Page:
• Gordon MacLellan

Summer flowers and strange stories


Maytime is the nicest time,

Birds are loud,

Trees are green,

Ploughs are in the furrow,

Oxen in the yoke,

The sea is green

Lands have many colours.

When cuckoos sing

On the tops of fine trees

Sadness

Grows. (1)

In May it really feels like summer is shaking off the last of the winter chills and stretching itself into warmth and richness. There is a sense of promise. There is already a rush of new life – I saw my first fledgling blue tits a few days ago, all fluffy and optimistic on a branch – and

Maybugs or cockchafers are much rarer than they used to be

now the swallows are here and swifts are working their way north

Traditionally, whole communities seem to be following that seasonal pattern and revving up for a lively summer. After the solemnity and wonder of a Christian Easter, there comes the revels of Mayday and the older echoes of Beltane. Then Rogationtide arrives with its processions and Beating the Bounds and Ascension Day when the oldest surviving Well Dressing in Derbyshire at Tissington takes place to accompany the Blessing of the Wells. May isn’t finished with festivals, managing to crowd into Whitsun at the end of the month Oak Apple Day, Arbor Day and the Castleton Garland parades and more.

share a Maytime poem or prayer or blessing with us!

Write to arts@celebrationearth.org or find us on facebook: Celebration Earth


In these days of distance and not going to local festivals, simply enjoying the flowers on your walks is a good entry to summer. Take time to appreciate them and really notice the colours they bring: from forget-me-nots dusting lawns with blue to cherry blossom like late snow falling. Look at the intensity of a dandelion’s yellow, savour the scent of bluebells under the trees. Try to just look and not judge…don’t wander along muttering “weeds, weeds and another weed”. Use your nature eyes and see what visits different flowers. The hoverflies are picking up just now, those cheerful little wasp-striped but harmless insects who hang poised above bright blooms. The bumblebee queens of April have hopefully established their colonies and a first wave of workers will be visiting flowers now. Flowering cherries and berberis in parks are great places to do a bit of bumble-watching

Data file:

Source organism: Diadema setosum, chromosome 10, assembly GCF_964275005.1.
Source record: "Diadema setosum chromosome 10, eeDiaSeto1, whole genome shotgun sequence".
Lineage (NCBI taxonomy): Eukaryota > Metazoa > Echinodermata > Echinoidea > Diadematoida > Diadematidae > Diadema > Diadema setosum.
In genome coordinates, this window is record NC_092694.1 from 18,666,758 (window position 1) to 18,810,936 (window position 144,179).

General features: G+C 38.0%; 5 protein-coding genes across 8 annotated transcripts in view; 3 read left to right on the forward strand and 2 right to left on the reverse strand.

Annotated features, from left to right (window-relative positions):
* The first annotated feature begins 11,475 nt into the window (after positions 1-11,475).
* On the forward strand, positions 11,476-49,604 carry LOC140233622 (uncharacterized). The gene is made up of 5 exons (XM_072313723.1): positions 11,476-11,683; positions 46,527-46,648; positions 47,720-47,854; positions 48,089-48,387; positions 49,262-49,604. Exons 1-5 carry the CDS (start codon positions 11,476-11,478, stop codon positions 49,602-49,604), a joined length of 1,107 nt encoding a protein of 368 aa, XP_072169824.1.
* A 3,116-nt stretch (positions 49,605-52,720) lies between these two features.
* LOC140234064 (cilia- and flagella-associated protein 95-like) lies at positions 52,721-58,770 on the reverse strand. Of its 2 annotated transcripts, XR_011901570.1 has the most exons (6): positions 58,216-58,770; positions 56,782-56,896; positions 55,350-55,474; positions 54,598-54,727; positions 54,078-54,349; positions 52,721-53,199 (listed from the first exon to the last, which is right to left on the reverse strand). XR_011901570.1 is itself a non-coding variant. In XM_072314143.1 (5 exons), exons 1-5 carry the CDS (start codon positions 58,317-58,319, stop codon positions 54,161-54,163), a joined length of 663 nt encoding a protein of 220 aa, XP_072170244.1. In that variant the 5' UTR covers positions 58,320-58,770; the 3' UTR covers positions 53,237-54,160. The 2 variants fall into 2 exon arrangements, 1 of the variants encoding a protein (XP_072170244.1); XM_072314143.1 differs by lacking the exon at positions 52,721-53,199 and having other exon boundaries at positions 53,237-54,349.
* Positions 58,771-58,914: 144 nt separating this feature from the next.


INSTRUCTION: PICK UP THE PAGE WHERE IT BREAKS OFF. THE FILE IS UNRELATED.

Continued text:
Play with your words again…a good game to try with a friend. Describe the flowers you see…if you don’t know a plant’s name simply build a description:

Sun yellow.

Yolk yellow,

Bold yellow,

Loud yellow,

Shouting yellow,

Pirate gold yellow,

Stolen promise yellow,

Dragon’s eye yellow,

Bumblebee’s delight yellow

Dandelion yellow.

(add a contrast)

But soft yellow,

Quiet yellow,

Dusty yellow,

The yellow of gentle delight

Is primrose


It is May. A time for faerie tales, too. With the flowers come Hawthorn, the Queen of the May, carrying stories in her branches, secrets in her blossoms and winter richness on her haws. And, of course, there are bluebells, enchanting the woods. Faerie flowers. Flowers to tempt you into the deep woods. Flowers to lull you into a century-long sleep under the oak leaves. Flowers of wonder and danger


Try skipping your way through the old singing game "In and out the dusty bluebells...". there are many variations of the words and different versions of its origins. I like to feel the company are being quietly spirited away...until, like the Pied Piper's children, there is only one left to tell the tale...

Let’s finish this stepping into May flowers and stories with a blessing prayer to St Magnus from the Northern Isles

“Lift our flocks to the hills,

Quell the wolf and the fox

Ward from us spectre, giant, fury and oppression

Sprinkle dew from the sky upon kine,

Give growth to grass and corn and sap to plants,

Watercress, deer’s grass, ceis and burdock and daisy." (2)

Notes.

1. Black Book of Carmarthen, trans Meirion Pennar, Llanerch press, 1989

“hermit poetry – incandescent pieces created out in the open, in the God-created wild…” describing this 12th century Welsh poem

2. Carmina Gadelica, Vol 1 or No 72 in the Floris Books reprint. No-one seems sure what “ceis” is!

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